Competition is the cold-blooded stock killer

Want to know how to kill a stock price quickly? Look no further than price competition.

As soon as you start to see competition, Jim Cramer recommends putting on your running shoes and hightailing it away from the stock.

Competition is great for the consumer though, right? Just walk into a Best Buy showroom and pull out a competitor's ad with a lower price, and they will match it. That's good for the consumer who gets to save money, good for Best Buy to retain customers from buying elsewhere online but bad for the stock price.

For instance, take Cramer's long-standing biotech fave Gilead. It had a monopoly on the Hepatitis C market, with a high price tag of $80,000 a year. This brought in billions of dollars in sales, at the patient's expense.

That monopoly fizzled quickly when the FDA approved AbbVie's hepatitis C drug, which will be sold at a much lower price than Gilead's. That's why Gilead's stock dropped more than 14 percent Monday.





Facebook headquarters
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What's more, this situation could become the new model for biotech. The whole group, which has been on a good run, could be under pressure until further notice.

"I think that you have to back away from the group for now and let it come in. Why bother to be a hero in a sector that's already run up so much? Take a breather, take some gains. We can always revisit," the "Mad Money" host said.

The competition disease has spread into other industries as well. Autos can't seem to gain traction, as there are just too many of them and the price cuts are everywhere.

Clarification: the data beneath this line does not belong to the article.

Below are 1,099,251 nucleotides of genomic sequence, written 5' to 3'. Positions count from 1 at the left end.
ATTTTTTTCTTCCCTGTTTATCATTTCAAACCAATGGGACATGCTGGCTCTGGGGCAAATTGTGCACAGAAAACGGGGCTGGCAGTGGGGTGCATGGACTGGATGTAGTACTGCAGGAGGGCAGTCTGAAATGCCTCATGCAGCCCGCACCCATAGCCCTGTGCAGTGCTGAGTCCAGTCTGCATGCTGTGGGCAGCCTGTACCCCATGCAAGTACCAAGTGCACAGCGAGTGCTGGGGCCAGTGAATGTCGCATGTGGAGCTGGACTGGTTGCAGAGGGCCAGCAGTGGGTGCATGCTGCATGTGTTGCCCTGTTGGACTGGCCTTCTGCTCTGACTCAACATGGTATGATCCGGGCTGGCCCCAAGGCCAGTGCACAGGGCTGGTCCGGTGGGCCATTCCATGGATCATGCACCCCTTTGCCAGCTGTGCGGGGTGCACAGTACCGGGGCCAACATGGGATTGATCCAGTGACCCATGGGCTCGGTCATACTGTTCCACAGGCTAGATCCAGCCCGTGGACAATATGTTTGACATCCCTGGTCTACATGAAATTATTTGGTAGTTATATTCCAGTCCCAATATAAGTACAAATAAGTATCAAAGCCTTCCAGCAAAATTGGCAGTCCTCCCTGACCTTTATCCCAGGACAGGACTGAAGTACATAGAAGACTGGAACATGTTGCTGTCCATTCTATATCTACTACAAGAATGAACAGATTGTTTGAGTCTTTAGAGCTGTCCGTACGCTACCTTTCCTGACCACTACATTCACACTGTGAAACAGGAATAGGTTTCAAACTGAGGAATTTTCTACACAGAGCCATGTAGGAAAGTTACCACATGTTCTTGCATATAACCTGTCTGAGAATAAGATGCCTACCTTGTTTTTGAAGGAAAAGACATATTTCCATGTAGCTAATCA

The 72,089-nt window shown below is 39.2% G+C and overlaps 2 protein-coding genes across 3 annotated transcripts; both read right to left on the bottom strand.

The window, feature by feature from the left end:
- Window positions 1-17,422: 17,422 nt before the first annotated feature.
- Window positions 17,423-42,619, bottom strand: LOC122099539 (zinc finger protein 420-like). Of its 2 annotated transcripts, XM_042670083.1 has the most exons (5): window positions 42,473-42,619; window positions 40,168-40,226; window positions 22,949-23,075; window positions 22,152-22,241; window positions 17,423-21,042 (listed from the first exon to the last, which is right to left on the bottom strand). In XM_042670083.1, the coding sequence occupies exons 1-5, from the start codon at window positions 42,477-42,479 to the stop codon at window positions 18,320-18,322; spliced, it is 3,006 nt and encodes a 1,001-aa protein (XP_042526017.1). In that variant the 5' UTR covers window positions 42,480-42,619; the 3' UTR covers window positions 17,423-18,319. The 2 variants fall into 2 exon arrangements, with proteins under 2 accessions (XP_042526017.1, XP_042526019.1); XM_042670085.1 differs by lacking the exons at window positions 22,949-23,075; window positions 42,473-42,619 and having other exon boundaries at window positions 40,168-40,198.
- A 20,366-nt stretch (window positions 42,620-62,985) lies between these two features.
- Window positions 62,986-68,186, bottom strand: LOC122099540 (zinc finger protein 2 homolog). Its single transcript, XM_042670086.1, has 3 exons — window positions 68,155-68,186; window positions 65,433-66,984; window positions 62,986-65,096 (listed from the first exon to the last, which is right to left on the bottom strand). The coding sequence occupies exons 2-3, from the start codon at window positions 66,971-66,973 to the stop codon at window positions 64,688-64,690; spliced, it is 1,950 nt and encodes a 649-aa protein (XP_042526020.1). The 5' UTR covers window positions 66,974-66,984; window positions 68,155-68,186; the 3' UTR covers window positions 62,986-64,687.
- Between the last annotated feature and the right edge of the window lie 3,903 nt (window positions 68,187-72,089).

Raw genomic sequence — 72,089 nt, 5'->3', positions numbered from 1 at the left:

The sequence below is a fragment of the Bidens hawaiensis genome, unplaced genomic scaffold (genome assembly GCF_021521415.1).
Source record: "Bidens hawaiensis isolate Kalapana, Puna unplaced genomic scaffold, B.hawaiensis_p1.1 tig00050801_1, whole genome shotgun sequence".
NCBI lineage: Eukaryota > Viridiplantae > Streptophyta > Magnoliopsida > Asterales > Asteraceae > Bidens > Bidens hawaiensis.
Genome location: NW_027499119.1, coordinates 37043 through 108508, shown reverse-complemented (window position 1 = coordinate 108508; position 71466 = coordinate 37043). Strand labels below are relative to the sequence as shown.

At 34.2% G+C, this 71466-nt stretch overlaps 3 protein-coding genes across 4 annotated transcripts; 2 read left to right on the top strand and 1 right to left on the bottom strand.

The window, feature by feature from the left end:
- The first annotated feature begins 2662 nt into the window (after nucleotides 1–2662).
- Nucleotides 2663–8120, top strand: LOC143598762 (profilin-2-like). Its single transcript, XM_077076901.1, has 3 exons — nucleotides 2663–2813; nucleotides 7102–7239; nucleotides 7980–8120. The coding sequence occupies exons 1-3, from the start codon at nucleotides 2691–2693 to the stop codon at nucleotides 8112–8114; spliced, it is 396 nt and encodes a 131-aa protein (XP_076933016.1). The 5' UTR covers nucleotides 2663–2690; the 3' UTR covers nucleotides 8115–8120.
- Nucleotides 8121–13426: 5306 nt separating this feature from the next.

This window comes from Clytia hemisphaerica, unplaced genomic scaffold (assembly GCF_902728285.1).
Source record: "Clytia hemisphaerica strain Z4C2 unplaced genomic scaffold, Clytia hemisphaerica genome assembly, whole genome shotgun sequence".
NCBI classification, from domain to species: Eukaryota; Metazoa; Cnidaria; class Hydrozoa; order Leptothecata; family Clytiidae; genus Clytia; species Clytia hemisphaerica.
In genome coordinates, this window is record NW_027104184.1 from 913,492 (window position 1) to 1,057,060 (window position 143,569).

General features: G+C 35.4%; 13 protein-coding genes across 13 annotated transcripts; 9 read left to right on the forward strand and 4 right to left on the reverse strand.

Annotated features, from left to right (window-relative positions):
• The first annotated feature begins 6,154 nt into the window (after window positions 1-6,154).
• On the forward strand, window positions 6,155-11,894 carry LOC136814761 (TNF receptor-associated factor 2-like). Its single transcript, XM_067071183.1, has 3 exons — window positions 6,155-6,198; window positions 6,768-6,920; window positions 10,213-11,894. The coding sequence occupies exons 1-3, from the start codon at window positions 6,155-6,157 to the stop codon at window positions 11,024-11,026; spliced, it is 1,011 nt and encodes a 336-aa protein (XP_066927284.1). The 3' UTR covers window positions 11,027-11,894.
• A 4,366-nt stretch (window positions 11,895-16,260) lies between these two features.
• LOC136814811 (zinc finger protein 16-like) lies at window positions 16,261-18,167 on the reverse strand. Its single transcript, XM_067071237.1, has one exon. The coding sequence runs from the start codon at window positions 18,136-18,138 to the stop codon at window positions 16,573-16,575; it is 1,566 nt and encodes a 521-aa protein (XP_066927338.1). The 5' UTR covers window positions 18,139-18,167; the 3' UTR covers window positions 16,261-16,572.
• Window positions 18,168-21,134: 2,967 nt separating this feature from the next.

Or how about Amazon? For years, Amazon has been cutting costs to the bricks and mortar retailers. As a result, the retailers have adopted an approach that allows customers to order online and make returns at the nearest store. That limits what Wall Street will pay for Amazon.

On the flip side, companies with little or no competition are thriving. Many semiconductor companies have merged, giving them pricing power over customers. In the airline industry, the skies are clear for United Continental, American Airlines, Delta and Spirit. They are able to fly on routes that were previously clogged with competition.

"I like Facebook because it has a monopoly on yourself, or at least your digital self. What a fantastic business with a giant moat around it, which is what Warren Buffett's always talking about when he looks for his next investment," Cramer said.

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Ultimately, when a group goes from having no competition to having competition—investors will pay less for the stock.

Keep your eyes open. If you like a specific industry and you see two companies butting heads, put those running shoes on. In Cramer's opinion, the havoc happening in the biotech space is just too great to ignore.

"I say take profits or wait on the sidelines until you're sure that the Gilead/AbbVie fight for market share is an anomaly, and not the new normal."

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